Feeds

Salesforce.com marches on IBM's Notes business

Follows Microsoft into battle

5 things you didn’t know about cloud backup

After more than a decade of seeing its massive Lotus Notes business threatened by Microsoft, IBM faces a new threat: Salesforce.com.

Salesforce.com is planning tools that will convert applications and data in Notes to run on its hosted platform. The on-demand provider is also working actively with Google and reaping the benefits of efforts by Microsoft to have customers replace Notes with Exchange for their email.

It's the latest assault on the mighty Notes customer base, estimated at some 140 million licenses.

Microsoft initiated a war of attrition against Notes with the launch of Exchange in 1996. Among the weapons used: tools that migrated email data and applications to Exchange. Notes is, of course, the great brain child of Microsoft's current chief software architect Ray Ozzie.

Adam Gross, Salesforce.com's vice president of platform marketing, told The Register on Monday that Salesforce.com is working on a set of Notes-specific conversion tools. These would migrate Notes applications' data and schema to run on Salesforce.com's hosted Force.com service.

Gross did not provide further details, but it seems likely Salesforce.com is targeting Notes applications such as e-forms. Once converted, data and information could be sucked into the Force.com platform and used in on-demand applications from Salesforce.com and partners whose applications run on Force.com.

Salesforce.com chairman Marc Benioff, meanwhile, told The Register Notes is losing favor with CIOs after years of IBM pitching itself as a provider of e-services and not meeting expectations. According to Benioff, CIOs are turning to the combo of Google on email and collaboration with Gmail, Calendar and Google Docs, and Salesforce.com for applications.

Salesforce.com is also benefiting from organizations that abandon IBM's Lotus email for Microsoft Exchange. Such migrations are leaving the Lotus applications hanging, with IT teams reluctant to continue their support and development. Gross said Notes is the application Salesforce.com is replacing most.

Salesforce.com has, itself, moved to Google Docs internally along with Gmail for its 3,000 employees. The company had been using Microsoft.®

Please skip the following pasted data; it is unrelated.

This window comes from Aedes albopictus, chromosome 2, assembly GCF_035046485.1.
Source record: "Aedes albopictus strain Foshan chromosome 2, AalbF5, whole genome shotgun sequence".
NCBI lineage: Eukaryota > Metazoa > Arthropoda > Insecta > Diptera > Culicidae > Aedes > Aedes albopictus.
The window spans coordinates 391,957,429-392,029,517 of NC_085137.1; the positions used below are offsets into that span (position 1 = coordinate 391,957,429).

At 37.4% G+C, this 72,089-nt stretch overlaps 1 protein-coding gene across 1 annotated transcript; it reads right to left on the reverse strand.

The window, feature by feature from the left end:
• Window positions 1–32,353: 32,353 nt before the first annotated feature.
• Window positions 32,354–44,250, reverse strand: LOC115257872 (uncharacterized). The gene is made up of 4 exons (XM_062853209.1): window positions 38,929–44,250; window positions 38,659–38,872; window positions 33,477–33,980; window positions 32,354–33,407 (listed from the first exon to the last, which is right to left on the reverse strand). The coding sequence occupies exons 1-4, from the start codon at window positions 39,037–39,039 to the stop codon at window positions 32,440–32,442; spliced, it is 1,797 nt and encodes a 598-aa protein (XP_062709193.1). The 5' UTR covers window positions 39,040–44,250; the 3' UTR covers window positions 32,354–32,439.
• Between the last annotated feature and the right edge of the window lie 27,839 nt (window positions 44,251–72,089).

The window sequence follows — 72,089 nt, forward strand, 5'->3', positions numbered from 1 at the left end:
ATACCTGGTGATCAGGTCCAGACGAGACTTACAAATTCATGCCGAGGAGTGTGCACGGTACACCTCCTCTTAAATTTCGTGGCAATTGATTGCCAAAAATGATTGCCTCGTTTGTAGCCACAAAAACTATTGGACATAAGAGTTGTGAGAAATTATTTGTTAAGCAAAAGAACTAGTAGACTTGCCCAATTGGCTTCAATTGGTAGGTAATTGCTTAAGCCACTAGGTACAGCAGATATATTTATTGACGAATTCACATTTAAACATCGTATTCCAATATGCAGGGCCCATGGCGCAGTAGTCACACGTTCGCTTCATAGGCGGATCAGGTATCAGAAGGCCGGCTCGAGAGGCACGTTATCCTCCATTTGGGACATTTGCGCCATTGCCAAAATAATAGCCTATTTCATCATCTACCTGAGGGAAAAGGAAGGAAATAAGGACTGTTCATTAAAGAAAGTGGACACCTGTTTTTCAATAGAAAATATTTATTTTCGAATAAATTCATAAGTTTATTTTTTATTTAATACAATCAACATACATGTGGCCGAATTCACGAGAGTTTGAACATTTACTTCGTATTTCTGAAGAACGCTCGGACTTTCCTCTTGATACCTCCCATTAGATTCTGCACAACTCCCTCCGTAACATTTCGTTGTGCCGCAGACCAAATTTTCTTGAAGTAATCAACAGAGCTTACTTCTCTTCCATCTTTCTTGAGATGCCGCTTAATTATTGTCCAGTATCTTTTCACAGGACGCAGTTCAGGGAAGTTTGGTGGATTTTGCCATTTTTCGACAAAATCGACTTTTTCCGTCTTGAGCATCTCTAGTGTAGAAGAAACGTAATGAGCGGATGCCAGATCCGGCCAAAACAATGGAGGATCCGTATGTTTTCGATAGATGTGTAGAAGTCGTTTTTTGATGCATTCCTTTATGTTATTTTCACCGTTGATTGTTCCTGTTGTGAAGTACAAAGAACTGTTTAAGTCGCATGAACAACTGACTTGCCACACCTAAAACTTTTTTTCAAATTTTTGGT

Secure remote control for conventional and virtual desktops

More from The Register

next story
BBC: We're going to slip CODING into kids' TV
Pureed-carrot-in-ice cream C++ surprise
China: You, Microsoft. Office-Windows 'compatibility'. You have 20 days to explain
Told to cough up more details as antitrust probe goes deeper
Linux turns 23 and Linus Torvalds celebrates as only he can
No, not with swearing, but by controlling the release cycle
Scratched PC-dispatch patch patched, hatched in batch rematch
Windows security update fixed after triggering blue screens (and screams) of death
Windows 7 settles as Windows XP use finally starts to slip … a bit
And at the back of the field, Windows 8.1 is sprinting away from Windows 8
This is how I set about making a fortune with my own startup
Would you leave your well-paid job to chase your dream?
prev story

Whitepapers

Implementing global e-invoicing with guaranteed legal certainty
Explaining the role local tax compliance plays in successful supply chain management and e-business and how leading global brands are addressing this.
Endpoint data privacy in the cloud is easier than you think
Innovations in encryption and storage resolve issues of data privacy and key requirements for companies to look for in a solution.
Why cloud backup?
Combining the latest advancements in disk-based backup with secure, integrated, cloud technologies offer organizations fast and assured recovery of their critical enterprise data.
Consolidation: The Foundation for IT Business Transformation
In this whitepaper learn how effective consolidation of IT and business resources can enable multiple, meaningful business benefits.
High Performance for All
While HPC is not new, it has traditionally been seen as a specialist area – is it now geared up to meet more mainstream requirements?